2: Death of a Salesman by Arthur Miller. Simply put, attention must be paid.
3.: A Delicate Balance by Edward Albee. More than mere mind games like "Who's Afraid of Virginia Woolf?" it's a near perfect depiction of a specific dysfunctional family as well as a vivid examination of the fears we can't explain.
4.: A Streetcar Named Desire by Tennessee Williams. Perhaps the one great 20th-century play that will be able to be constantly reinvented like Shakespeare's works while still staying true to its essence. Stanley and Blanche will live forever.
5.: You Can't Take It With You by Kaufman and Hart. A comic masterpiece that still soars even today with a seemingly bottomless cast of eccentric characters.

From Thalia:
1. Long Days Journey into Night--O'Neill's intense, probing, disturbing fictional take on his own family is ultimately a cross between the American Dream and the American Nightmare. It has been the source of great productions and GREAT performances ever since its premiere.
2. Death of a Salesman--Arthur Miller's play of American archetypes explores the American dream gone sour. Willy Loman is the 20th Century American Everyman, and his tragedy is our tragedy. Attention must be paid.
3. A Streetcar Named Desire--Blanche Dubois, Stanley Kolwalski, Stella, Mitch act out their animal instincts in Williams' searing exploration of delusion defeated by brute reality.
4. My Fair Lady--The ultimate musical takes George Bernard Shaw's very English fable and makes it even more fabulous with PERFECT music by Lerner and Loewe. Everything about this musical--the characters, the music, the basic staging, the pacing, its lightness of being--makes it a classic.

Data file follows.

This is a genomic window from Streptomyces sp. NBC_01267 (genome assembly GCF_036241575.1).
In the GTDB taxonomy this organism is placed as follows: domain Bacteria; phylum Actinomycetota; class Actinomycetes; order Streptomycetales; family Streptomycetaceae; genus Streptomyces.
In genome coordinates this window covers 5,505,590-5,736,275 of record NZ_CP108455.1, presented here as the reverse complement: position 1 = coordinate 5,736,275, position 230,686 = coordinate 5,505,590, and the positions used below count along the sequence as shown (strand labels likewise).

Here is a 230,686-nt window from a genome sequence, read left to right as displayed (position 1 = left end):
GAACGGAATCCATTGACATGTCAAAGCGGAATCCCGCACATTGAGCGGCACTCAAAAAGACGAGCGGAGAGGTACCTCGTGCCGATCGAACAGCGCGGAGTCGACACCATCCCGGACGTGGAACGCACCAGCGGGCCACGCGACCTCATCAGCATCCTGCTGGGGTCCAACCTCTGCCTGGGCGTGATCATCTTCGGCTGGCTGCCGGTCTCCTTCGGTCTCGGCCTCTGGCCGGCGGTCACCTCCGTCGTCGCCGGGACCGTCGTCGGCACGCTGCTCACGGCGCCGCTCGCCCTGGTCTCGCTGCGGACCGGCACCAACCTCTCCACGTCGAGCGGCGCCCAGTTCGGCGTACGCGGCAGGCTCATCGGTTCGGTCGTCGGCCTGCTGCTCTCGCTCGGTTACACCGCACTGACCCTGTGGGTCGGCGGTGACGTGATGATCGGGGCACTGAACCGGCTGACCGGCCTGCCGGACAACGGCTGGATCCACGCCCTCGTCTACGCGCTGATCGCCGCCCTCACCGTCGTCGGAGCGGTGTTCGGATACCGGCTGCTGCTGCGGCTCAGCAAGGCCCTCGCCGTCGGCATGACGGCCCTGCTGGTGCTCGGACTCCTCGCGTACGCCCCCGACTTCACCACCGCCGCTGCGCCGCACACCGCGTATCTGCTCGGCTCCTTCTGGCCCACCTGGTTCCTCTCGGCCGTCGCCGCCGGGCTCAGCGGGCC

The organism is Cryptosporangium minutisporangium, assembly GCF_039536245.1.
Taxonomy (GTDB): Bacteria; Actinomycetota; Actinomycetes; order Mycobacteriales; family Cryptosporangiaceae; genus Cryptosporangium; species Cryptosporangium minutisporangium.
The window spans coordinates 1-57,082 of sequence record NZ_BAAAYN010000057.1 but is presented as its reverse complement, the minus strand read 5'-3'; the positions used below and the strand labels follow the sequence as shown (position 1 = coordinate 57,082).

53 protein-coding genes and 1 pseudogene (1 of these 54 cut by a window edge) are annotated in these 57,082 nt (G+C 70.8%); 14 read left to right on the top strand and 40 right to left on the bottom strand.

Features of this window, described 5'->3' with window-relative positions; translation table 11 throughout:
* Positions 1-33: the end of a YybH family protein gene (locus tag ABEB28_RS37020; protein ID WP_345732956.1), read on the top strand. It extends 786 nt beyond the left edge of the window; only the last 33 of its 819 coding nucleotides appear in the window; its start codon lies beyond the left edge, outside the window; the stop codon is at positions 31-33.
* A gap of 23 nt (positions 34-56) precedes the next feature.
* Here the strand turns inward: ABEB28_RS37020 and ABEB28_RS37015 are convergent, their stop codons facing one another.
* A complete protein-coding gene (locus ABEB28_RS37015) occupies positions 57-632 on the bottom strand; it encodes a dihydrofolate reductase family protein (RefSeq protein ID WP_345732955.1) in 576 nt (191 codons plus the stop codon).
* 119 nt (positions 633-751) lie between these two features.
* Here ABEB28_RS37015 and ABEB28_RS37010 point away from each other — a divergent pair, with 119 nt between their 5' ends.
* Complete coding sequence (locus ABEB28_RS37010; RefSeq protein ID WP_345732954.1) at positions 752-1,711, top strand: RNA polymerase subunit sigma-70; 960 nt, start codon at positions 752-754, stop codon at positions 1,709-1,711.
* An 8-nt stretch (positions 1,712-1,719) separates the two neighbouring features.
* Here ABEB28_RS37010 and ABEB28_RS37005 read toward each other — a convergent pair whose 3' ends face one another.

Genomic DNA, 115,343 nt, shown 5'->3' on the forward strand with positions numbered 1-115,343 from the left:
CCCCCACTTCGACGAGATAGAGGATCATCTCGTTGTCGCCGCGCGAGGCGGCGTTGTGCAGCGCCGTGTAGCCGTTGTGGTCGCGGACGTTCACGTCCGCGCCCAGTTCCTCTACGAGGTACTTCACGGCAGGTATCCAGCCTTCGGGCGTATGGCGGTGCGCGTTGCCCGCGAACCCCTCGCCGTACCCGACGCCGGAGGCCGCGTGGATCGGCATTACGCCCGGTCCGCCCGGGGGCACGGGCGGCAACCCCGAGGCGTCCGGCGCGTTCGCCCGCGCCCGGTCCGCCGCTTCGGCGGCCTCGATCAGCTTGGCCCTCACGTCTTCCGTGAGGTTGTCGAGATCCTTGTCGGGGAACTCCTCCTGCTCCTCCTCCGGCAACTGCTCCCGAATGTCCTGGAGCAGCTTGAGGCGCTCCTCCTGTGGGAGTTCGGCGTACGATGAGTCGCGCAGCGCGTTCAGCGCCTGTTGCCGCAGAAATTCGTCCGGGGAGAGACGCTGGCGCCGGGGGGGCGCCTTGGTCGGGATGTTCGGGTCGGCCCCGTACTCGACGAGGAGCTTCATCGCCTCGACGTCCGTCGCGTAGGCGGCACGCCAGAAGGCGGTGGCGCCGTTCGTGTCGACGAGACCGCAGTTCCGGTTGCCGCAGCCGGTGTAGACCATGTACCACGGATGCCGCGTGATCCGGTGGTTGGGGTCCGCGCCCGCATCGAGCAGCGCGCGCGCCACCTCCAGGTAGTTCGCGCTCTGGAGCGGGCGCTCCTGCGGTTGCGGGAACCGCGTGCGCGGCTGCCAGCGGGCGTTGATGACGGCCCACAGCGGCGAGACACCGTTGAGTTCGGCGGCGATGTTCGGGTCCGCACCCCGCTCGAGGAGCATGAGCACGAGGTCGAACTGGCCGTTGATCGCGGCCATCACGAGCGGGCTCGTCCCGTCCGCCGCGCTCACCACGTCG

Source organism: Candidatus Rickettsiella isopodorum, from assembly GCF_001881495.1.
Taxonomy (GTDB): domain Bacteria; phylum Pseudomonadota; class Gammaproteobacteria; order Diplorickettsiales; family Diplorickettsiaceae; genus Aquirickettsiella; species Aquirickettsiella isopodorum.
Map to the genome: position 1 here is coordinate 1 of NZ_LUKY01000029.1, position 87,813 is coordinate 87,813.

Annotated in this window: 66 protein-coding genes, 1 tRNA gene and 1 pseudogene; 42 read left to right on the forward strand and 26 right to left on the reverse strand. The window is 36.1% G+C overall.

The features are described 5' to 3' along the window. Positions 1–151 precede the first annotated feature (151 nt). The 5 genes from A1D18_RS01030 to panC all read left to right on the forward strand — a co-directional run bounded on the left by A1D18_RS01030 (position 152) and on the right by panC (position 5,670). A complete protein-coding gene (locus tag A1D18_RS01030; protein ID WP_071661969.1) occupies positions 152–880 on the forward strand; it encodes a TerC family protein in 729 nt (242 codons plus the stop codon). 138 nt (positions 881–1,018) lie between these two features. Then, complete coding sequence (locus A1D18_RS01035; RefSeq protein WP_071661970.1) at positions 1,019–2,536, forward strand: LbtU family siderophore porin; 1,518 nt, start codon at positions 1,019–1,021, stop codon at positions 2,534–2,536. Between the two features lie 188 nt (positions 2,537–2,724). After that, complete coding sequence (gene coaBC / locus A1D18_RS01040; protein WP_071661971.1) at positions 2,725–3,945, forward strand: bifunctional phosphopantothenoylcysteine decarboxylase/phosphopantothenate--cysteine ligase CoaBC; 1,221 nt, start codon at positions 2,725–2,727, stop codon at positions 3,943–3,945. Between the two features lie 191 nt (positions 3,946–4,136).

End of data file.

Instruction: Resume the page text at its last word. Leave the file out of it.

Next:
5. Angels in America--The drama for the end of the century, com- bining reality and fantasy and message in a woozy, apocalyptic vision relieved by flashes of brilliant, usually black, humor. With it, Kushner joins the play writing gods.

From Miles Lott:
In keeping with the spirit of AFI's 100 list, which limited itself to American movies, I found my choices for the five greatest plays of the century all to be American.
Long Day's Journey Into Night - Eugene O'Neill, the first master American dramatist, daring to expose family dysfunction and denial(from his own background), when it wasn't a particularly wide-spread practice. Tremendous and haunting.
Our Town - Thornton Wilder's look at a more idyllic America, but also not shying away from darkness. For its time, this had some startling experimentation for the commercial theater. Now it could be considered dated, even corny, by some. But it still has the power to move an audience.
A Streetcar Named Desire - Tennessee Williams at his best (though I do also love Glass Menagerie, as well as some of his other plays) writing of the conflict and the attraction and the repression between the "civilized" and the wild on the collision course of Blanche and Stanley.
Who's Afraid of Virginia Woolf? - It may have lost a lot of shock value over the years, but Edward Albee's scalding look at a sadomasochistic, game-playing marriage, is still entertaining and emotionally devastating.
Fences - Actually, this choice could be of any one of August Wilson's astonishing plays, examining the African American experience of this century with lyricism, power, and humor straight out of blues music. And within his very specific, detailed environments, there are universal themes that make these plays for the ages. Because of the father-son issues at its core which left me stunned, I choose this one, but the others, Ma Rainey's Black Bottom, Joe Turner's Come and Gone, The Piano Lesson, Two Trains Running, and Seven Guitars, are equally remarkable. Truly they are a body of work.